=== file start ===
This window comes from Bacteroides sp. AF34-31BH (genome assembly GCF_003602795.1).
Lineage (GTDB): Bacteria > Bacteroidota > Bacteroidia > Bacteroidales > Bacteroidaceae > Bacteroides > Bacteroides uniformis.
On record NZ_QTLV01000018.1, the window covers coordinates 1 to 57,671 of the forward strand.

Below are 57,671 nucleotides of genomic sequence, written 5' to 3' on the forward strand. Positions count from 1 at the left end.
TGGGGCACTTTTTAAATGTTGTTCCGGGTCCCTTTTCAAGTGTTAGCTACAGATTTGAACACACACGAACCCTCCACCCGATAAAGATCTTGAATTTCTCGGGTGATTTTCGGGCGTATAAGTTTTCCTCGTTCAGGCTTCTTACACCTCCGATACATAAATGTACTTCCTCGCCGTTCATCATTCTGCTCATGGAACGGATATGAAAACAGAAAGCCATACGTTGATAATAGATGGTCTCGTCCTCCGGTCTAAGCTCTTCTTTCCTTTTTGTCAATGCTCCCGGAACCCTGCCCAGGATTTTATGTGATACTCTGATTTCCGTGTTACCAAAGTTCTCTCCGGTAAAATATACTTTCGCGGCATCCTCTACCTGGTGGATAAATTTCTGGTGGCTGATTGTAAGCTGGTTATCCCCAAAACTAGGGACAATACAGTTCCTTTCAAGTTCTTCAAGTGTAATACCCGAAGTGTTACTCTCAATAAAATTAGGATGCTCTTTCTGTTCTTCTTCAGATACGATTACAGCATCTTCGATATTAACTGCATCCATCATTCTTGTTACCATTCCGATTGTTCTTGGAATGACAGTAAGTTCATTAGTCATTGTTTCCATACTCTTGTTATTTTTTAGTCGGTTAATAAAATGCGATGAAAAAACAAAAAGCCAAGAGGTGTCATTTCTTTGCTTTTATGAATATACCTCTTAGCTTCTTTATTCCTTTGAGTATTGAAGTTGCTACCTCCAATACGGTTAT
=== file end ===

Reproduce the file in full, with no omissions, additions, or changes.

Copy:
This window comes from Bacteroides sp. AF34-31BH (genome assembly GCF_003602795.1).
Lineage (GTDB): Bacteria > Bacteroidota > Bacteroidia > Bacteroidales > Bacteroidaceae > Bacteroides > Bacteroides uniformis.
On record NZ_QTLV01000018.1, the window covers coordinates 1 to 57,671 of the forward strand.

Below are 57,671 nucleotides of genomic sequence, written 5' to 3' on the forward strand. Positions count from 1 at the left end.
TGGGGCACTTTTTAAATGTTGTTCCGGGTCCCTTTTCAAGTGTTAGCTACAGATTTGAACACACACGAACCCTCCACCCGATAAAGATCTTGAATTTCTCGGGTGATTTTCGGGCGTATAAGTTTTCCTCGTTCAGGCTTCTTACACCTCCGATACATAAATGTACTTCCTCGCCGTTCATCATTCTGCTCATGGAACGGATATGAAAACAGAAAGCCATACGTTGATAATAGATGGTCTCGTCCTCCGGTCTAAGCTCTTCTTTCCTTTTTGTCAATGCTCCCGGAACCCTGCCCAGGATTTTATGTGATACTCTGATTTCCGTGTTACCAAAGTTCTCTCCGGTAAAATATACTTTCGCGGCATCCTCTACCTGGTGGATAAATTTCTGGTGGCTGATTGTAAGCTGGTTATCCCCAAAACTAGGGACAATACAGTTCCTTTCAAGTTCTTCAAGTGTAATACCCGAAGTGTTACTCTCAATAAAATTAGGATGCTCTTTCTGTTCTTCTTCAGATACGATTACAGCATCTTCGATATTAACTGCATCCATCATTCTTGTTACCATTCCGATTGTTCTTGGAATGACAGTAAGTTCATTAGTCATTGTTTCCATACTCTTGTTATTTTTTAGTCGGTTAATAAAATGCGATGAAAAAACAAAAAGCCAAGAGGTGTCATTTCTTTGCTTTTATGAATATACCTCTTAGCTTCTTTATTCCTTTGAGTATTGAAGTTGCTACCTCCAATACGGTTAT